The silver lining, if there is one in this very sad breakup, is the availability of the band's music. Though the shit went down in September, the music is still there. If you've never gotten into the band, now's your time to give them a listen and appreciate just how good they were. I for one will be thankful for having been able to see them a couple times, and interview them ages ago. So go check them out, and raise a glass to the memory of Sound Team, gone to the great band afterlife much too prematurely.

Introducing: Band Bloggers

It's not just us music nerds who sit down and spend some quality time with our laptops, you know. When they're not being prolific in the studio or spreading their gospel out on the road, some bands take to their computers. They write about the darndest things, anything from bands they love to recapping their latest gig to their bowel movements.

And so, we decided to show some support for our fellow bloggers and post links to their blogs. The list is on the small side at the moment, but it'll be updated whenever we find more band scribes. Please feel free to let us know of any wacky, interesting, kooky band blog we might have missed, and we'll add it right away. On our list you'll find relatively new blogs (Die!Die!Die!, for instance), and longer-running blogs (such as the infamous Deerhunter blog).

Eyes might be the window to the soul, but blogs can provide insights, too.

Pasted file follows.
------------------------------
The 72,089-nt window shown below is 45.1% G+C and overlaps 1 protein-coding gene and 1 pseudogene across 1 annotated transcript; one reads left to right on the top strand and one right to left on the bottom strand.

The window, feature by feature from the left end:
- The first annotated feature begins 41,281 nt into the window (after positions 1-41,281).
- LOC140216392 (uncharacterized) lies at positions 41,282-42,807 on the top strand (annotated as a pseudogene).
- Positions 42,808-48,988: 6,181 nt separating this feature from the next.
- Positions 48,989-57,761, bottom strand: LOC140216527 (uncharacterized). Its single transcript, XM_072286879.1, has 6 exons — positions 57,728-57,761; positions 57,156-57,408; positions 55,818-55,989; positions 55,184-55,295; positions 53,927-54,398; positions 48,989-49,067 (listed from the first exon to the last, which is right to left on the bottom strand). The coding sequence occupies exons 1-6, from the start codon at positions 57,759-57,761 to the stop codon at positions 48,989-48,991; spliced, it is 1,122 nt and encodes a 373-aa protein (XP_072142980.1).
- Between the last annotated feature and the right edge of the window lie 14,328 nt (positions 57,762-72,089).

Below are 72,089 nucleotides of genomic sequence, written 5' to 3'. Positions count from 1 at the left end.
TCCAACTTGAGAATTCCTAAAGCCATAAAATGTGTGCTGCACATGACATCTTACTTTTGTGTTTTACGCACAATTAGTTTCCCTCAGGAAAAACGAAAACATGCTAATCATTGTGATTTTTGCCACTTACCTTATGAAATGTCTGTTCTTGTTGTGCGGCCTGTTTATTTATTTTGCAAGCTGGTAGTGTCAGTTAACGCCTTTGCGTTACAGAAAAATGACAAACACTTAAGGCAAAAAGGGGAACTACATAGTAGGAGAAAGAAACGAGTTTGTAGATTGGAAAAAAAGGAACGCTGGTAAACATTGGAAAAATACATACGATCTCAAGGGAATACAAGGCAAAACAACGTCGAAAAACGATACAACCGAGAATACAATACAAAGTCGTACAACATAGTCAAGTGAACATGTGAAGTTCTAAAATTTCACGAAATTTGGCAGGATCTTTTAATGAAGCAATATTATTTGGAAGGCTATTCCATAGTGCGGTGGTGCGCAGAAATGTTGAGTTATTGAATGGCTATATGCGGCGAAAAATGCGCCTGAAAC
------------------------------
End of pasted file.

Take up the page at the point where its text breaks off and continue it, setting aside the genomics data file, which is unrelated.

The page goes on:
[photo by Megan Petty]

Wednesday, June 25, 2008

Meet the Stevenson Ranch Davidians

Hello, my name is Megan, and I’m a little bit in love with the Stevenson Ranch Davidians.

Their name is a play on those wacky Branch Davidians (remember David Koresh?), but there’s no fiery ending in sight for these Davidians. This is my kind of cult.

Perhaps it’s a cliché, but there’s just something about those bands from California. They sound, and yes I realize this is a point much-belabored, sunny. But what the Stevenson Ranch Davidians do that makes them so appealing is adding that sun-drenched sound not to overly poppy tunes, but to good ole psych-rock. And it’s a rather winning combination. Their influences are all over the place, from Dylan to the Warlocks and everything in between, and you can hear little bits and bobs of all of it. On the delightful “Let It All Go,” for example, there’s the sunshine and the 60s but also heavy doses of the bands of that good Mr. Jason Pierce, in both Spacemen 3 and Spiritualized incarnations. But like any good band they’ve hit on something special. Their songs could be played in the middle of the desert, on Carnaby Street with the Mods, or in your favorite bar tomorrow night. It’s the best of both worlds, the enveloping warmth of California balanced with something weighty, substantial.